Shelby: The title of this issue is “The New Normal,” and I was really struck by how quickly that title slams this new Lantern home. We are one of the last generations to remember before 9/11, one of the last generations to know what used to pass for normal; you didn’t have to arrive at the airport 2 hours early and your family could walk you to your gate, you didn’t worry that every unattended backpack was a literal disaster waiting to happen, and Arab-American citizens didn’t have to worry nearly as much about people being afraid to sit next to them on a bus. You know me, I love plausible superheroes; I want to be able to read a book and not only understand, but believe the world it’s set in. A grounded, realistic setting can give us more relateable characters, as well as make their fantastic feats that much more fantastic. Plus, I’m still a dumb kid at heart, I want to believe in magic and powers and heroes and monsters. What Johns has done with his simple introduction of Simon Baz is very elegantly brought Green Lantern into our lives, our REAL lives. I look forward to seeing how this new character, with his new normal that we all now live in, will affect the fantastic, alien-ridden, universe-destroying reality of the Green Lantern world. And if there is anyone who is not going to take any shit from the Guardians, it’s this guy.

I was also really impressed by the work Doug Mahnke did on the art in this issue. Patrick, you already brought up that incredibly powerful and simple panel of the Baz family; what really got me were Mahnke’s preference for narrow, tight close-ups in his panels. My favorite is this one of Simon simply looking at the police (and really, out at us), as the abandoned factory he accidentally car-bombed burns behind him.

The acting in that bottom panel is superb, especially considering how little Mahnke has to work with. With just Baz’s eyes, we see sadness, regret, resignation, all in that skinny little panel. Not only is all this emotion pouring out, it’s pouring out directly at us, the reader. Baz, this character so grounded in our reality, is sharing these emotions at us, involving us in his story. I did forget about Hal and Sinestro for a second, until I saw Sinestro in his clown suit trapped somewhere that is probably related to the Black Lanterns somehow.

Johns and Mahnke have done something really special with this issue. Green Lantern has been clipping along at a fairly quick pace these last few issues, but this issue still managed to kick things into a higher gear, as well as breathe new life into the franchise. I look forward to seeing how this changes not only the Green Lantern universe, but possibly the way writers and artists approach their characters across the DCU. This could kick off our very own new normal.
For a complete list of what we’re reading, head on over to our Pull List page.  Whenever possible, buy your comics from your local mom and pop comic bookstore.  If you want to rock digital copies, head on over to DC’s website and download issues there.  There’s no need to pirate, right?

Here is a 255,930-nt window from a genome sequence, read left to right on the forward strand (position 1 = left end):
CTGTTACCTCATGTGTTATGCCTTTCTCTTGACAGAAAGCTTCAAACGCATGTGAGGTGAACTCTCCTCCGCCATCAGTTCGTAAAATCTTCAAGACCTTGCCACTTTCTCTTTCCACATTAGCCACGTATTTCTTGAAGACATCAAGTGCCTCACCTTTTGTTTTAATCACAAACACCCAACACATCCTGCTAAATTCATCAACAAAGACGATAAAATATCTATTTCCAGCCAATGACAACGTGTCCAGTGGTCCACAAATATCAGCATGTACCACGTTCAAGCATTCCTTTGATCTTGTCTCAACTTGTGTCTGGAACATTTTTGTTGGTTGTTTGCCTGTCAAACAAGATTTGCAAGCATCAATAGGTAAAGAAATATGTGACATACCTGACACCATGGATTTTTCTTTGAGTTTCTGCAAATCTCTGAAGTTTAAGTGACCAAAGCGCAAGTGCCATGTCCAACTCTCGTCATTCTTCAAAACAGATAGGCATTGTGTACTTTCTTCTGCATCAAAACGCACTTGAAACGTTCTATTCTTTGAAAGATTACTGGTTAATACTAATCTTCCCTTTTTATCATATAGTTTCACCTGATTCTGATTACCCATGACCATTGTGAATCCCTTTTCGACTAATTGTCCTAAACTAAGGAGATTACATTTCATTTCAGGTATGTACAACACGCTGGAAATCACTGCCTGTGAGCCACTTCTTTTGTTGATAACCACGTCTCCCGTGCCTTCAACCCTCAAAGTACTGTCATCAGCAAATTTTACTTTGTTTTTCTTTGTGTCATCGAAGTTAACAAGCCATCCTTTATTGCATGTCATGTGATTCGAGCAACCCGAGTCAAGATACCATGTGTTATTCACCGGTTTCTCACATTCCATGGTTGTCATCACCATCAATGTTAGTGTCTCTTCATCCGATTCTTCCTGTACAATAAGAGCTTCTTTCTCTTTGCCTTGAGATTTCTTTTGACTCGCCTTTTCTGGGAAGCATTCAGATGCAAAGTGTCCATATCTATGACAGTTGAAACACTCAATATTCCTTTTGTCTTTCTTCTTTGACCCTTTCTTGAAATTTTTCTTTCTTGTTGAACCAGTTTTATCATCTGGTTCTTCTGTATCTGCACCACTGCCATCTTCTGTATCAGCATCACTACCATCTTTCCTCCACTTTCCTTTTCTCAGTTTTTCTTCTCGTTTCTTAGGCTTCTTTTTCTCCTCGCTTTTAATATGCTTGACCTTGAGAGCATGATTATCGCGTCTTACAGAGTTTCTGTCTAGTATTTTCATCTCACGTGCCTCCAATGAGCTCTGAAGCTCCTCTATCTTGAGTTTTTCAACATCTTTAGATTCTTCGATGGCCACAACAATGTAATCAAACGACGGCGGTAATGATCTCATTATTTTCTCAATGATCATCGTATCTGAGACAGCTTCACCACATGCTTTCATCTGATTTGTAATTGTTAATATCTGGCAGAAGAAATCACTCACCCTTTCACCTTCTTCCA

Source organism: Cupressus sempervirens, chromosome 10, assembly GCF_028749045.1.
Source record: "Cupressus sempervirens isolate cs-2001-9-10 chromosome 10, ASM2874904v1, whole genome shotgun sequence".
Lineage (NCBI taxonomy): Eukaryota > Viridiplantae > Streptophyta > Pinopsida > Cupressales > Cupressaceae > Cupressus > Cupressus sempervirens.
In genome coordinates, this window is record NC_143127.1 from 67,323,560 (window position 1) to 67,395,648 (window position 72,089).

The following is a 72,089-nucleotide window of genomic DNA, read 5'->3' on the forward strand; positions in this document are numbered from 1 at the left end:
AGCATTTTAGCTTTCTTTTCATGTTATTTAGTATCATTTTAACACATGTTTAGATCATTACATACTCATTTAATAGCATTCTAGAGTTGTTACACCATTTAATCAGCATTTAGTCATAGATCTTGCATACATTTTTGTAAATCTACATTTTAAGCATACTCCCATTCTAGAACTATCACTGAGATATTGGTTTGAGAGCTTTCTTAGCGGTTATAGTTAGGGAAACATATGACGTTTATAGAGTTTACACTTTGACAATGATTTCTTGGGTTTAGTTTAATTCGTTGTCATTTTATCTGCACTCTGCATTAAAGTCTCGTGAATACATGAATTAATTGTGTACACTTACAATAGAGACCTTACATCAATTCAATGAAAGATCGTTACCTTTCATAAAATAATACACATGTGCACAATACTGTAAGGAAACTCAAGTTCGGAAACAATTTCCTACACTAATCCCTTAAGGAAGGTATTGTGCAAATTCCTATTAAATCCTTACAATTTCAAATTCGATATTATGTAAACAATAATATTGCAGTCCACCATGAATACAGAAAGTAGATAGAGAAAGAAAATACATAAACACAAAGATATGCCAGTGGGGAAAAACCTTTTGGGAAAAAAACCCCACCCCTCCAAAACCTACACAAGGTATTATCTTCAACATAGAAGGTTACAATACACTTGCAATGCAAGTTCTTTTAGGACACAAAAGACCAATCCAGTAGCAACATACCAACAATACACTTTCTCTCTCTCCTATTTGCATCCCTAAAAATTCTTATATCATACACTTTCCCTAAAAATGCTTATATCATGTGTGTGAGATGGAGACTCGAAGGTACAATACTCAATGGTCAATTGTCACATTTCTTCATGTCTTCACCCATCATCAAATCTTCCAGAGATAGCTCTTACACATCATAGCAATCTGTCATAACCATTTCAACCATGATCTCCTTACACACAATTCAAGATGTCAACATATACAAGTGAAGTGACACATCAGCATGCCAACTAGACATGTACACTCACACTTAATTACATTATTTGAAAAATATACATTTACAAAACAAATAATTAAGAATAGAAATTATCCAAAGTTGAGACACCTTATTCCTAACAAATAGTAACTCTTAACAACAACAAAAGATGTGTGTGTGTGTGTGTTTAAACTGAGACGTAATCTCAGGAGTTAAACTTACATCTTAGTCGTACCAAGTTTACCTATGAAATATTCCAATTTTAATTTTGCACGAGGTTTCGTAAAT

22 comments on “Green Lantern 0

  1. There’s a lot to like in this issue. Baz’s past is laid out with remarkable efficiency in just two pages. I haven’t always been the biggest Mahnke fan, but the art here is just so good. I wonder if Baz’s story means more to me because of my familiarity with Dearborn. “Laid-off auto worker” and “Arab-American” are two key demographics in Dearborn, but because the place is so real to me, mashing them together doesn’t feel exploitative at all. I’m curious how non-Metro Detroiters felt about Baz’s back story.

    • I loved his backstory. Far from exploitative, I thought it was rather empathetic. I feel juvenile that it took a comic book to make me realize this ‘side of the story’ but I haven’t seen a better protrayal of the difficulties of growing up post 9/11 than presented in those first two pages. The car theif bit can be faulted by critics I’m sure but the more important thing will be what is done with the character moving on.

    • Drew, you and I talked a lot of exploitative origin stories when we used to write about Batwing. Could we have an African Batman that isn’t a former child soldier and AIDS-orphan? Sure we could – and it presents a weird view of the world that David Zavimbe plays to all those African stereotypes. Could we have an Arab-American Green Lantern that hasn’t been persecuted for his race and religion? I don’t think we can. That’s part of that racial and religious identity now. The book doesn’t make the claim that all Arabs are terrorists, just that that is an assumption they have to work against. Unfortunately, that’s totally true. Therefore Baz > Zavimbe.

      • I definitely agree, but just because something is true doesn’t make it not exploitative. The only glimpses we get of Baz’s past revolve around racial profiling, which strikes me as reductionist. Of course any character introductions done over two pages is going to be reductionist, but my question is: do we get more than just a stereotype from this introduction? I’d argue “yes,” but I could totally see someone disagreeing.

  2. What do you all make of the exchange between the agents? It is nice to see something other than a nameless fed brought in strictly to play the designated agent role, but I felt like these agents had a little too much personality. I couldn’t bring myself to care that this guy didn’t want to torture Baz and wasn’t interested in what he had done in his past. Initially I doubted that those characters were ever going to be seen again but I wonder if he will develop into an analog of Hal’s mechanic friend Tom.